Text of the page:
When I was in London recently, I was repeatedly assailed with the idea that the…
I am still sifting through the documents from the recent G20 Summit in Brisbane to see what our esteemed leaders (not!) have planned as their next brilliant move to reinforce neo-liberal principles. One of the least talked about outcomes from the recently concluded G20 Summit in Brisbane were the agreed changes to the banking systems operating in the G20 nations. The dialogue started in the G20 Finance Ministers’ and Central Bank Governors’ Meeting in Washington in April 2014. Clause 8 in the official Communiqué covered the aim of the G20 “to end the problem of too-big-to-fail” and signalled the “development of proposals by the Brisbane Summit on the adequacy of gone-concern loss absorbing capacity of global systemically important banks (G-SIBs) if they fail.” The Brisbane Summit would consider these proposals. The aim was to “give homeand host authorities and markets confidence that an orderly resolution of a G-SIB without exposing taxpayers to loss can be implemented”. You won’t believe what they came up with.
Unfortunately, all the G20 documents for 2014 are currently unavailable as the leadership transfers to Turkey for 2015 (the new WWW site seems to have eliminated the history of the G20 and its documents). But you can find the documents for the April 2014 meeting – HERE although the relevant appendix to the official Communiqué, prepared by the Financial Stability Board, can be found at the – FSB Chair’s Letter to G20 Ministers and Governors on financial reforms – Update on Progress.
The official Communiqué contained several appendices and the one covering the proposed solution to the ‘too-big-to-fail’ problem was prepared by the so-called – Financial Stability Board, which is “is an international body that monitors and makes recommendations about the global financial system”.
The Governor of the Bank of England, Mark Carney is the Chair of the FSB, which was created in April 2009 to replace the so-called inancial Stability Forum (FSF), which, in turn, had been “founded in 1999 by the G7 Finance Ministers and Central Bank Governors following recommendations by Hans Tietmeyer, President of the Deutsche Bundesbank”.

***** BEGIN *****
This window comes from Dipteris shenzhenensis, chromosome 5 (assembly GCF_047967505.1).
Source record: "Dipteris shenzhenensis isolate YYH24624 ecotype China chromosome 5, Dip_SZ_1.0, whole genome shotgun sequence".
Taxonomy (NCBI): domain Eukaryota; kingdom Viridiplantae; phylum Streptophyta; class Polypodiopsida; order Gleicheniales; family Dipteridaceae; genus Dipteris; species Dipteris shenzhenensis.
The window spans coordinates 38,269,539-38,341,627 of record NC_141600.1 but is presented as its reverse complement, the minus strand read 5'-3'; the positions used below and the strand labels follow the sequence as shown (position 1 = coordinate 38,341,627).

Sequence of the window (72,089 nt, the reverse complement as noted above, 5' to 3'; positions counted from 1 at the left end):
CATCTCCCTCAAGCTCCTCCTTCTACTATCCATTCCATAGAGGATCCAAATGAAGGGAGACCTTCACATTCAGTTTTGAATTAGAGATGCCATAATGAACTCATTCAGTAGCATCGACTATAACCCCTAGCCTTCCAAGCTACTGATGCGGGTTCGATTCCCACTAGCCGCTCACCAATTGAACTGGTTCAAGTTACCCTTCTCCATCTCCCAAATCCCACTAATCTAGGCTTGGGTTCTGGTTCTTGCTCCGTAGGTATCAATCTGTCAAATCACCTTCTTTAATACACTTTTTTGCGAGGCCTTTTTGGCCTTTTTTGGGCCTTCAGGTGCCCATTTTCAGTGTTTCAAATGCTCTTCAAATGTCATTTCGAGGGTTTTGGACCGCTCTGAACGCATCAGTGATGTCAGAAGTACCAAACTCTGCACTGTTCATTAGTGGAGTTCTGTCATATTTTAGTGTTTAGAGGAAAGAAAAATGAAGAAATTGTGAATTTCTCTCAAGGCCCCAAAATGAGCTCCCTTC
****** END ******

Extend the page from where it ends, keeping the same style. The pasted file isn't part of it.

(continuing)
There was a call to expand the group in 2008 and the G20 Leaders Summit in April 2009 created the FSB. Its members include Heads of Finance and Economics or Treasury Departments of the G20 nations, Central bank governors, European Commission, IMF, World Bank, OECD, BIS and ECB officials and other related elites.
It is the mafia of neo-liberal economics.
Like most of these organisations, the FSB is dominated by suited men! Here is the current group:
Carney’s Appendix said that:
As the G20 Leaders directed, it is essential that systemically important institutions can be resolved in the event of failure without the need for taxpayer support, while at the same time avoiding disruption to the wider financial system. The expectation that systemic institutions can privatise gains and socialise losses encourages private sector risk-taking and can be ruinous for public finances.
This was in the context of the blanket acceptance of fiscal austerity by all G20 Leaders as the only way for the future conduct of government.
They no longer wanted responsibility for their banking systems but were ideologically opposed to nationalising them despite banking being heavily ‘public’ in the sense that, ultimately, the maintenance of financial stability, a public good, means that governments cannot allow them to become insolvent